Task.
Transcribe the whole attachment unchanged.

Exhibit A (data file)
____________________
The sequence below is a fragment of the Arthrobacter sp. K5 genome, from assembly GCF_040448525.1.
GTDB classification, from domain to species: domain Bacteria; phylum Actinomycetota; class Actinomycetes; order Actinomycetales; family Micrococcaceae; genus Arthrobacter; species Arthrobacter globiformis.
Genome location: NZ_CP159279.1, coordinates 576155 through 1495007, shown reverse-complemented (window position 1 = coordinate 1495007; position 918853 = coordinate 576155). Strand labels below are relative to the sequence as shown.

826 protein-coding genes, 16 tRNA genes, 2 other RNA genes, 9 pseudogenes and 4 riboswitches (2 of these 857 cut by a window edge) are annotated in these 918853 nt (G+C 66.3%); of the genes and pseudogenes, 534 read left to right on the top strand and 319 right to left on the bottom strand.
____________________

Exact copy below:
The sequence below is a fragment of the Arthrobacter sp. K5 genome, from assembly GCF_040448525.1.
GTDB classification, from domain to species: domain Bacteria; phylum Actinomycetota; class Actinomycetes; order Actinomycetales; family Micrococcaceae; genus Arthrobacter; species Arthrobacter globiformis.
Genome location: NZ_CP159279.1, coordinates 576155 through 1495007, shown reverse-complemented (window position 1 = coordinate 1495007; position 918853 = coordinate 576155). Strand labels below are relative to the sequence as shown.

826 protein-coding genes, 16 tRNA genes, 2 other RNA genes, 9 pseudogenes and 4 riboswitches (2 of these 857 cut by a window edge) are annotated in these 918853 nt (G+C 66.3%); of the genes and pseudogenes, 534 read left to right on the top strand and 319 right to left on the bottom strand.